By Christina Lynn

 

Your Estate Plan Says A Lot About You  

 

Are you a planner?  Are you organized? How well are you prepared for the future?  Do you have safeguards in place for emergencies? Who will take over for you if something happens to you?  Is that plan formalized? What kind of legacy are you leaving behind?

 

These uncomfortable questions funnel down to one simple question: what does your estate plan look like?  

 

No matter how you answer that question, it’s worth a simple review.  

 

The Average American Should Have an Estate Plan

Well, you’re right that the average American doesn’t need to worry about estate tax.  However, estate planning isn’t just for the rich and famous. Federally, unless your net worth is over $11.2 million, the federal estate tax won’t apply to you.  Although some states have lower thresholds, which would affect more people. However, just because you may not have to pay estate tax, that doesn’t mean that you shouldn’t do some basic estate planning.

 

Check out these seven benefits of estate planning:

 

1st Benefit: Easy Transition

 

The first benefit to estate planning is for your family’s easy transition after your death.  If you have all your financial ducks in a row, neatly organized in binder, your family will be so grateful.  The last thing your loved ones want to deal with when you pass away is chasing down bank account numbers and forgotten about investment accounts.  Don’t make them deal with trying to figure out your passwords, account numbers, investment institutions, contact info. Do you even know where it all is?  Is it buried in a combination of paperwork, emails, websites, file folders, and safe deposit boxes? How do you expect someone to come in and sort out that mess?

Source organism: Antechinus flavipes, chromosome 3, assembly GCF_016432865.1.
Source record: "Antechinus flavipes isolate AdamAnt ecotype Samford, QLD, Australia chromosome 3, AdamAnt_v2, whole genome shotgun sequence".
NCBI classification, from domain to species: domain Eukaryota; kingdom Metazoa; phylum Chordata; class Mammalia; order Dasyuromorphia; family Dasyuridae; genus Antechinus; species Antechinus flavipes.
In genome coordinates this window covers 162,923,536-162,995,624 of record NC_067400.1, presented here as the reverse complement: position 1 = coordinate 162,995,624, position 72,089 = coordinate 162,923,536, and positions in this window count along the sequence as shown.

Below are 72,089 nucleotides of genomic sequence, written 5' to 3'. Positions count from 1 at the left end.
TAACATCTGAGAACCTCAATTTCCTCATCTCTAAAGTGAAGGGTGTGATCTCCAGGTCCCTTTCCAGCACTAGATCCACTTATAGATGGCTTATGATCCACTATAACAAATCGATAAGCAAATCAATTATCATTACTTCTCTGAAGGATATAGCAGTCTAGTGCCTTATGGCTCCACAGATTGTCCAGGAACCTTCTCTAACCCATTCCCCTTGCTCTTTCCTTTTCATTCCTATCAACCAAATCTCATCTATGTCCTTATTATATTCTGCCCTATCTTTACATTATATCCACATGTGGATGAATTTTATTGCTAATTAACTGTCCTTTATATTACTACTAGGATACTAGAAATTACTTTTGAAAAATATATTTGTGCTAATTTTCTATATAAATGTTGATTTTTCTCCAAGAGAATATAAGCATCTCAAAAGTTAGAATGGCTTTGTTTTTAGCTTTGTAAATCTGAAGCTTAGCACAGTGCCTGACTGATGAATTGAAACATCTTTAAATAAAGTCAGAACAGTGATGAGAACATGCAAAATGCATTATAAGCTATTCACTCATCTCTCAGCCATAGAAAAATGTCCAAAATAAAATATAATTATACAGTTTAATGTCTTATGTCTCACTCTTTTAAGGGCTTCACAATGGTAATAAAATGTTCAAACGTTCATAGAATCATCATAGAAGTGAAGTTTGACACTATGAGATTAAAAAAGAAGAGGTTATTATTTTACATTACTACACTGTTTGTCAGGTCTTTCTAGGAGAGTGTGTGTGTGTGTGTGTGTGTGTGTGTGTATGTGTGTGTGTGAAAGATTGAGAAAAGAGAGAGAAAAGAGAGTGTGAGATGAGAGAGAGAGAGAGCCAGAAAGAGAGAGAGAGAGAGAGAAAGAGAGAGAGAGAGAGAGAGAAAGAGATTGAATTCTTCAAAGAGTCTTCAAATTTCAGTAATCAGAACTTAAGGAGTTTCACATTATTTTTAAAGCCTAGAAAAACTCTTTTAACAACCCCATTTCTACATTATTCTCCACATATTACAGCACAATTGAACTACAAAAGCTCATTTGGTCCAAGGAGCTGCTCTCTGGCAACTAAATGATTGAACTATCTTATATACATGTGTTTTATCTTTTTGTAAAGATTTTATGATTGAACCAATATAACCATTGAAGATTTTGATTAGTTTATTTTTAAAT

Estate planning can be as simple as putting together a binder of all your assets and their corresponding paperwork, important information, powers of attorney, and directions where to locate your will.   

 

2nd Benefit: Minimize Expenses

 

The second benefit of estate planning is the minimization of after-death expenses.  With minimal estate planning leg work, you can properly name beneficiaries to accounts, which will avoid probate.  Avoiding probate for as many assets as possible will minimize after-death expenses.

 

If you own property in multiple states, your estate will have to go through probate in each respective state.  The probate costs add up quickly. You can avoid that through the use of trusts.

 

If you blessed with a large net worth, you may need to plan for state or federal estate tax.  Your estate planning attorney can help you come up with creative ways to minimize or avoid estate tax.

 

3rd Benefit: Avoid Family Drama

 

Is your family famous for it’s fights?  It seems like every family has their fair share of complicated relationships.  The third benefit to estate planning is that it can help avoid or minimize the potential crazy drama that is bound to happen when you pass away.  A death in the family brings out the selfish side in people.

 

If you foresee your spouse, children, step children, ex-wife, siblings or other relatives fighting for control or money after you pass away, estate planning can help significantly.  This type of planning is more costly, but it is worth every penny if it can save your family from fracturing after you are gone. For example, the use of trusts can help prevent arguments between family members by shielding the details in privacy where only the executor knows the full picture.